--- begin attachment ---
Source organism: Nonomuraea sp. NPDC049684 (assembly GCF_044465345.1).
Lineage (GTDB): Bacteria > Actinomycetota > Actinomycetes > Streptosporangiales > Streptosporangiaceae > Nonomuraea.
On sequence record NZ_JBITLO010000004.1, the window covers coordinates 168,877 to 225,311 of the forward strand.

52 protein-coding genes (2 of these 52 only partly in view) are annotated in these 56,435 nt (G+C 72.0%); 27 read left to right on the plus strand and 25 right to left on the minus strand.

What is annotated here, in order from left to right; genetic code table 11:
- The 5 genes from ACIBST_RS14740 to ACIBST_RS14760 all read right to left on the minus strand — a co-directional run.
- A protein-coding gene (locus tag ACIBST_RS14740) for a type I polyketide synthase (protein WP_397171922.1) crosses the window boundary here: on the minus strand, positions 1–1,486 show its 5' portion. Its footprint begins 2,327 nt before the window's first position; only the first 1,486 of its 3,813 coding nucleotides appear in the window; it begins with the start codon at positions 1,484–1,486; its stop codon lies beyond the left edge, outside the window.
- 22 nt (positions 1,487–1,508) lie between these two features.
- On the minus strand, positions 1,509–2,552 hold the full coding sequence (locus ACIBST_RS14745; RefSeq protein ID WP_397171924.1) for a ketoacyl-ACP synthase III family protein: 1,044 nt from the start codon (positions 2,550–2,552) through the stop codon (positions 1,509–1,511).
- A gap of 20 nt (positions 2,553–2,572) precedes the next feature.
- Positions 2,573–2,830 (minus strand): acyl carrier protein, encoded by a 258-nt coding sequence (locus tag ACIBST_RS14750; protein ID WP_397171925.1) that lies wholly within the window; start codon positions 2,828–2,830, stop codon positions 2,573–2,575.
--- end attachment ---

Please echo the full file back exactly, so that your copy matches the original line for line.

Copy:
Source organism: Nonomuraea sp. NPDC049684 (assembly GCF_044465345.1).
Lineage (GTDB): Bacteria > Actinomycetota > Actinomycetes > Streptosporangiales > Streptosporangiaceae > Nonomuraea.
On sequence record NZ_JBITLO010000004.1, the window covers coordinates 168,877 to 225,311 of the forward strand.

52 protein-coding genes (2 of these 52 only partly in view) are annotated in these 56,435 nt (G+C 72.0%); 27 read left to right on the plus strand and 25 right to left on the minus strand.

What is annotated here, in order from left to right; genetic code table 11:
- The 5 genes from ACIBST_RS14740 to ACIBST_RS14760 all read right to left on the minus strand — a co-directional run.
- A protein-coding gene (locus tag ACIBST_RS14740) for a type I polyketide synthase (protein WP_397171922.1) crosses the window boundary here: on the minus strand, positions 1–1,486 show its 5' portion. Its footprint begins 2,327 nt before the window's first position; only the first 1,486 of its 3,813 coding nucleotides appear in the window; it begins with the start codon at positions 1,484–1,486; its stop codon lies beyond the left edge, outside the window.
- 22 nt (positions 1,487–1,508) lie between these two features.
- On the minus strand, positions 1,509–2,552 hold the full coding sequence (locus ACIBST_RS14745; RefSeq protein ID WP_397171924.1) for a ketoacyl-ACP synthase III family protein: 1,044 nt from the start codon (positions 2,550–2,552) through the stop codon (positions 1,509–1,511).
- A gap of 20 nt (positions 2,553–2,572) precedes the next feature.
- Positions 2,573–2,830 (minus strand): acyl carrier protein, encoded by a 258-nt coding sequence (locus tag ACIBST_RS14750; protein ID WP_397171925.1) that lies wholly within the window; start codon positions 2,828–2,830, stop codon positions 2,573–2,575.